Yankees have reportedly ‘checked in’ on international free agent to fill out their rotation

Baseball: World Baseball Classic - Championship-Japan vs USA, shota imanaga, yankees
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According to Jon Heyman on his most recent live stream on Bleacher Report, the Yankees have reportedly checked in on left-handed pitcher Shota Imanaga. The 30-year-old southpaw is another international free agent in this year’s class, and while Yoshinobu Yamamoto has taken most of the spotlight, he’s also generated a robust market. Teams like the Mets, Red Sox, Dodgers, and Cubs have reported interest in his services, and he was the winning pitcher for Japan in the deciding game of the World Baseball Classic.

Imanaga posted a 2.80 ERA across 22 starts, striking out a league-leading 29.2% of batters faced, and he could be a nice middle-of-the-rotation arm if the Yankees fail to secure Yamamoto’s services

Yankees Could Pivot To Another International Free Agent

Baseball: World Baseball Classic - Championship-Japan vs USA
Mar 21, 2023; Miami, Florida, USA; Japan starting pitcher Shota Imanaga (21) pitches against the USA in the first inning at LoanDepot Park. Mandatory Credit: Rhona Wise-USA TODAY Sports

This past season was incredible for the left-hander, and he has an enticing pitch mix that could yield plenty of swings and misses in the United States. He relies on his four-seamer, which sits 91-92 on the radar gun but has plenty of vertical ride alongside a lower-slot release that allows it to play up in the zone. It’s a true strikeout pitch that mirrors the one thrown by someone the Yankees would be familiar with, and that’s Nestor Cortes, who relies on vertical movement and a lower-slot to overcome his underwhelming velocity.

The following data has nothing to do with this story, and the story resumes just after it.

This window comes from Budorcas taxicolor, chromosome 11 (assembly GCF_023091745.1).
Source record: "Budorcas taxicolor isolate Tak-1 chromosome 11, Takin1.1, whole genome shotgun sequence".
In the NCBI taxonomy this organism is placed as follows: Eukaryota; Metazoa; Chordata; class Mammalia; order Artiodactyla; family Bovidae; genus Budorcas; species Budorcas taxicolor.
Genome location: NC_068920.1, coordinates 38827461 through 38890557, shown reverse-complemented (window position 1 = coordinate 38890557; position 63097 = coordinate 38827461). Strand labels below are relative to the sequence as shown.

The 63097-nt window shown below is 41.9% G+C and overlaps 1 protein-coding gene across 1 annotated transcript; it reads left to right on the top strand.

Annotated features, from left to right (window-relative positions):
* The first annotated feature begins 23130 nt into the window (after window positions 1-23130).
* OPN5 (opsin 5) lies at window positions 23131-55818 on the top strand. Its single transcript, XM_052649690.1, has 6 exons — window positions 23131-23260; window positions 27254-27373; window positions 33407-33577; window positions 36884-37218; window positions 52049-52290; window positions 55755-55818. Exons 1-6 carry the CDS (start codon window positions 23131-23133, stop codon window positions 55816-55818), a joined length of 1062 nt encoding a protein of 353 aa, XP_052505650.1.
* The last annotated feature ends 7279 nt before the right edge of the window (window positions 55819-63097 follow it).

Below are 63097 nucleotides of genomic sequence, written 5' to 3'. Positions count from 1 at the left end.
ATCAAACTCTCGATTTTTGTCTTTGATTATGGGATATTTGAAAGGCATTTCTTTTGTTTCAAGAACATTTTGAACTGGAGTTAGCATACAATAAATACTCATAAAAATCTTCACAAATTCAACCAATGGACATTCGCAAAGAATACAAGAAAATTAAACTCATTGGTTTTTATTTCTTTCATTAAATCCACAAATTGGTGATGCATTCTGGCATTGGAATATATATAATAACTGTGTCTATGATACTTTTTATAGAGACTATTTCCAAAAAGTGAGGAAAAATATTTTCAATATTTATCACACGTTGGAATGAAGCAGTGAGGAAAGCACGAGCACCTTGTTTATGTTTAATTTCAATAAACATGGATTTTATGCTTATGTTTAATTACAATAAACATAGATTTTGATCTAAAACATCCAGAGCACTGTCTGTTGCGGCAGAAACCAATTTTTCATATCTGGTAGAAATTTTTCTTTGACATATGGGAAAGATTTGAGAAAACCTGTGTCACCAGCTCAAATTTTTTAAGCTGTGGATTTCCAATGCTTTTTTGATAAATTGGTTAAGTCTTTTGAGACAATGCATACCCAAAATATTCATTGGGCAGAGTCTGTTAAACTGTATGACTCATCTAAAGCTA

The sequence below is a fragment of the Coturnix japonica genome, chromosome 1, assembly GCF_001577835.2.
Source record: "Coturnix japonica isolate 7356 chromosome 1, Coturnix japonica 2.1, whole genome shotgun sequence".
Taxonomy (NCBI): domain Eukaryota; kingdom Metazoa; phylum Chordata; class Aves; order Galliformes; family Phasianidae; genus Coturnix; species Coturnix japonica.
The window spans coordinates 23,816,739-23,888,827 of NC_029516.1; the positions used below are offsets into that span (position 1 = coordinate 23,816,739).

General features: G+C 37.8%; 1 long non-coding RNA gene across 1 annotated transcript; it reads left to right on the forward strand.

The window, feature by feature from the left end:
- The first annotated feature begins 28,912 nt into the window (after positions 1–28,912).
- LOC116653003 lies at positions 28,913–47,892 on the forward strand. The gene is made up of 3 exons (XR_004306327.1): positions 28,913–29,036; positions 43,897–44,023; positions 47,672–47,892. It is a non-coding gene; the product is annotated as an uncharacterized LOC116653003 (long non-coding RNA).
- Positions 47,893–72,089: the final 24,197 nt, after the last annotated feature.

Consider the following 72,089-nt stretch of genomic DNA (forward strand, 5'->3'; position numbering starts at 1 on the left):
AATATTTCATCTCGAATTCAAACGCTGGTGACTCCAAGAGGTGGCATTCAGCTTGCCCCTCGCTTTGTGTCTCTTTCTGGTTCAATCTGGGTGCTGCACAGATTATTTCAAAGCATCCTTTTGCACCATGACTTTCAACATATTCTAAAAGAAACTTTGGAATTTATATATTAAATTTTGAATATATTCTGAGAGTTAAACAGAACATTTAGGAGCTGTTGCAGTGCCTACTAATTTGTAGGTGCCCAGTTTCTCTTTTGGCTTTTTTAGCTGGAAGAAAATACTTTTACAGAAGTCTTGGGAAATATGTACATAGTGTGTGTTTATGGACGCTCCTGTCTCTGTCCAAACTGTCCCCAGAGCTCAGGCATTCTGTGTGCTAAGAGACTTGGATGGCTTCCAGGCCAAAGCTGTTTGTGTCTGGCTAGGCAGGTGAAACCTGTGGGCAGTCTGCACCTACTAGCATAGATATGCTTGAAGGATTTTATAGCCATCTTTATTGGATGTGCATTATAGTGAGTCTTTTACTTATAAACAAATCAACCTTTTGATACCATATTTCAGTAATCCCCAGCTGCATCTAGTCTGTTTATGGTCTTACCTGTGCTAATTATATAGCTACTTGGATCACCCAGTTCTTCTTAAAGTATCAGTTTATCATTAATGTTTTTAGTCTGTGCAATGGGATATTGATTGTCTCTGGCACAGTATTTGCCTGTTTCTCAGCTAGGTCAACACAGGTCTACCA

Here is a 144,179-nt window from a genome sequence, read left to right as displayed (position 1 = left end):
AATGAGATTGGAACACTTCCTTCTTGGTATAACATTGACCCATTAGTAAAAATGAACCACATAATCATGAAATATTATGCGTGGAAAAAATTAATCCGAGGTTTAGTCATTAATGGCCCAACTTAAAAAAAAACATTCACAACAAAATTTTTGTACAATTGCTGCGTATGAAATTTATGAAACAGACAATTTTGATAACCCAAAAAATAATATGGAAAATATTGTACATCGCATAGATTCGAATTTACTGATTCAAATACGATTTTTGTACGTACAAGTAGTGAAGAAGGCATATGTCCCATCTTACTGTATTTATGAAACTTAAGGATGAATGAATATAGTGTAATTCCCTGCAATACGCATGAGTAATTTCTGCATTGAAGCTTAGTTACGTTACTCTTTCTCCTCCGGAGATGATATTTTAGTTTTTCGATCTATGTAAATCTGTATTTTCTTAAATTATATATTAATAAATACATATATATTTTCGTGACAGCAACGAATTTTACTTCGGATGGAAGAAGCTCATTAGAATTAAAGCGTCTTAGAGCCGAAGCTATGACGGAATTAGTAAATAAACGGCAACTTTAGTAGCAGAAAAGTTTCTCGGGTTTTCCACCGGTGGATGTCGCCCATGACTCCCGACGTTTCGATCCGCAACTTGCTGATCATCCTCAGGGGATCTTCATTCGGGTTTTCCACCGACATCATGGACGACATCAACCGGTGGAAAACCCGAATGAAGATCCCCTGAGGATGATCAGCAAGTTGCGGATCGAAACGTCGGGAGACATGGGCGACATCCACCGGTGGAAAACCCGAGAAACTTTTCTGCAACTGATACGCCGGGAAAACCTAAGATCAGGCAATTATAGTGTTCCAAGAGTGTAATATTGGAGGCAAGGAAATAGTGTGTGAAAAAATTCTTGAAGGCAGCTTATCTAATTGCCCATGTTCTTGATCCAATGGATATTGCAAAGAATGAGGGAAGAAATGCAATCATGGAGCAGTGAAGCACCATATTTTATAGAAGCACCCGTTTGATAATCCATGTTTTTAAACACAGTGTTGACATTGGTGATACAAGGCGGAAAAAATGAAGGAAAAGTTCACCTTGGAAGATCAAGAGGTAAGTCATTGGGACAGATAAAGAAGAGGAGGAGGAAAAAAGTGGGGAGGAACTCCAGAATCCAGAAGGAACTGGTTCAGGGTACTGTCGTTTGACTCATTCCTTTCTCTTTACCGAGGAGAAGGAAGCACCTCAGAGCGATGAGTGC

High-carry fastballs are prominent in the Yankees’ organization, as at the Major League level they have Gerrit Cole, Carlos Rodon, and Nestor Cortes who rely on those kinds of four-seamers in the rotation to get swings-and-misses. Another prominent pitch is the sweeper, which was Imanaga’s secondary offering this past season and has become a real weapon for him that can generate plenty of horizontal movement. His changeup serves as another secondary offering in his arsenal with plenty of vertical separation off of his fastball, making it an excellent pitch for changing eye levels.

We’ve also seen a cutter and curveball mixed in as well, and the overall arsenal has consistently yielded strong results over in Japan. Command is also a plus tool for Imanaga, as he’s uber-aggressive in the zone, as he’s walked no more than 5.5% of batters over the past three seasons, and this past year walked 4% of his opponents. That in-zone aggression can also get him in trouble as he tends to leak pitches over the heart of the plate and get crushed, allowing a 1.03 HR/9 in a run environment where home runs are less common.

There are concerns about how the home run issues will translate over to the United States, and those concerns become greater when accounting for the difference in NPB and MLB baseballs. Kodai Senga, the runner-up for the NL Rookie of the Year in 2023, openly discussed the struggles that came with adjusting to the new baseball, but there is hope that Imanaga can adjust. The World Baseball Classic used the Rawlings ball, which is used by MLB, and as stated earlier Imanaga led the tournament in Stuff+ and allowed just two runs across six innings with seven strikeouts and zero walks.

Dubbed the ‘Throwing Philosopher’, there’s a lot of upside in Imanaga’s profile, and the Yankees should certainly have interest in him if they don’t land Yamamoto. Steamer projects him for a 121 ERA+ in 2024, but fans will need to be patient with him early on. The aforementioned Kodai Senga had a 4.15 ERA and 5.37 FIP through April, allowing 5 HRs and walking 18 batters in just 26 innings of work. While walks remained an issue (10.2%), Senga would cut his HR/9 rate down by nearly an entire homer per nine and post a sparkling 2.76 ERA after getting used to the newer ball.

Betting on a pitcher with excellent stuff is usually a good process, and given his success in Japan, plenty of teams will look to secure his services. The Yankees are occupied with the Yamamoto sweepstakes, but if they don’t come out victorious, Imanaga could be their next pivot option. His contract could end up around the one given to Senga (5 years, $75 million), but it’s also possible that the market causes that number to rise a bit more.

As with any international free agent, there are concerns about how those strengths will translate in the Majors, but this could be a great middle-of-the-rotation option for the Yankees.